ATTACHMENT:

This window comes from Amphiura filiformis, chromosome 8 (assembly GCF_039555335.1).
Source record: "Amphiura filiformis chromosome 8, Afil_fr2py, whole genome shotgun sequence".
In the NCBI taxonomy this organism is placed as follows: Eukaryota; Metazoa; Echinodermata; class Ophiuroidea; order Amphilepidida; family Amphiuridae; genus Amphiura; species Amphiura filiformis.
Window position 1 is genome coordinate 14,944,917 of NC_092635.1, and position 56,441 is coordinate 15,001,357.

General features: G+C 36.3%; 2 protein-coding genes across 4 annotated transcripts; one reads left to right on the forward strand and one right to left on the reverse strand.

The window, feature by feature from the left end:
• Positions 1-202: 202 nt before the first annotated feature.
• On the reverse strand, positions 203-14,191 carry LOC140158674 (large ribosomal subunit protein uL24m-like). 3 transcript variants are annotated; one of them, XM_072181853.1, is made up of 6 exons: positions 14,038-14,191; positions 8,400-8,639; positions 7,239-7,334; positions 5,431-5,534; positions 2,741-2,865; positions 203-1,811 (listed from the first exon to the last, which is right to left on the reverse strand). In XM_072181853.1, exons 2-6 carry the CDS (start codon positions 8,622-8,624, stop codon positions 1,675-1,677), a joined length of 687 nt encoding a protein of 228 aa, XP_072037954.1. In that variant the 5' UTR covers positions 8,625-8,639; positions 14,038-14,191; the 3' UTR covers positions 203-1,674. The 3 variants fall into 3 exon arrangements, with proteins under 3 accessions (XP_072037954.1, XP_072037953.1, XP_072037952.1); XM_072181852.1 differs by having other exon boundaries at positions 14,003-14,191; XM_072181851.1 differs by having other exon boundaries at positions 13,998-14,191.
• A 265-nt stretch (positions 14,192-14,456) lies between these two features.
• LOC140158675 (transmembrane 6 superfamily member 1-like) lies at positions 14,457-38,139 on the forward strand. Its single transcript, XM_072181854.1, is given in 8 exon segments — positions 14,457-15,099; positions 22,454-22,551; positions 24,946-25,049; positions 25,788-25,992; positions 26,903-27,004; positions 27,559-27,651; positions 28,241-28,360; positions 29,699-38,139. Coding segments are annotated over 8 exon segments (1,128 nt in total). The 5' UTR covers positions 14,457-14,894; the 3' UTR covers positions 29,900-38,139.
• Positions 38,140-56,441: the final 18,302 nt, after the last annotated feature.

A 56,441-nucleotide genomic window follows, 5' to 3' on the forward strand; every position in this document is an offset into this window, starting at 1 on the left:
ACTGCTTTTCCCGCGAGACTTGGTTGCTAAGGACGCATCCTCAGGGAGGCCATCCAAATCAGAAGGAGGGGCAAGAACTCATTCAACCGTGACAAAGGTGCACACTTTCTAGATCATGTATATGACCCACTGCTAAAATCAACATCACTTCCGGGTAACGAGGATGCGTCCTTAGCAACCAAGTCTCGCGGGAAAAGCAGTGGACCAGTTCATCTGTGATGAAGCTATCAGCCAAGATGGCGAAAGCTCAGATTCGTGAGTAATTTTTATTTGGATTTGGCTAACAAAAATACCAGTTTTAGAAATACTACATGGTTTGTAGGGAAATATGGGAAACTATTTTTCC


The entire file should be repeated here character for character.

This window comes from Amphiura filiformis, chromosome 8 (assembly GCF_039555335.1).
Source record: "Amphiura filiformis chromosome 8, Afil_fr2py, whole genome shotgun sequence".
In the NCBI taxonomy this organism is placed as follows: Eukaryota; Metazoa; Echinodermata; class Ophiuroidea; order Amphilepidida; family Amphiuridae; genus Amphiura; species Amphiura filiformis.
Window position 1 is genome coordinate 14,944,917 of NC_092635.1, and position 56,441 is coordinate 15,001,357.

General features: G+C 36.3%; 2 protein-coding genes across 4 annotated transcripts; one reads left to right on the forward strand and one right to left on the reverse strand.

The window, feature by feature from the left end:
• Positions 1-202: 202 nt before the first annotated feature.
• On the reverse strand, positions 203-14,191 carry LOC140158674 (large ribosomal subunit protein uL24m-like). 3 transcript variants are annotated; one of them, XM_072181853.1, is made up of 6 exons: positions 14,038-14,191; positions 8,400-8,639; positions 7,239-7,334; positions 5,431-5,534; positions 2,741-2,865; positions 203-1,811 (listed from the first exon to the last, which is right to left on the reverse strand). In XM_072181853.1, exons 2-6 carry the CDS (start codon positions 8,622-8,624, stop codon positions 1,675-1,677), a joined length of 687 nt encoding a protein of 228 aa, XP_072037954.1. In that variant the 5' UTR covers positions 8,625-8,639; positions 14,038-14,191; the 3' UTR covers positions 203-1,674. The 3 variants fall into 3 exon arrangements, with proteins under 3 accessions (XP_072037954.1, XP_072037953.1, XP_072037952.1); XM_072181852.1 differs by having other exon boundaries at positions 14,003-14,191; XM_072181851.1 differs by having other exon boundaries at positions 13,998-14,191.
• A 265-nt stretch (positions 14,192-14,456) lies between these two features.
• LOC140158675 (transmembrane 6 superfamily member 1-like) lies at positions 14,457-38,139 on the forward strand. Its single transcript, XM_072181854.1, is given in 8 exon segments — positions 14,457-15,099; positions 22,454-22,551; positions 24,946-25,049; positions 25,788-25,992; positions 26,903-27,004; positions 27,559-27,651; positions 28,241-28,360; positions 29,699-38,139. Coding segments are annotated over 8 exon segments (1,128 nt in total). The 5' UTR covers positions 14,457-14,894; the 3' UTR covers positions 29,900-38,139.
• Positions 38,140-56,441: the final 18,302 nt, after the last annotated feature.

A 56,441-nucleotide genomic window follows, 5' to 3' on the forward strand; every position in this document is an offset into this window, starting at 1 on the left:
ACTGCTTTTCCCGCGAGACTTGGTTGCTAAGGACGCATCCTCAGGGAGGCCATCCAAATCAGAAGGAGGGGCAAGAACTCATTCAACCGTGACAAAGGTGCACACTTTCTAGATCATGTATATGACCCACTGCTAAAATCAACATCACTTCCGGGTAACGAGGATGCGTCCTTAGCAACCAAGTCTCGCGGGAAAAGCAGTGGACCAGTTCATCTGTGATGAAGCTATCAGCCAAGATGGCGAAAGCTCAGATTCGTGAGTAATTTTTATTTGGATTTGGCTAACAAAAATACCAGTTTTAGAAATACTACATGGTTTGTAGGGAAATATGGGAAACTATTTTTCC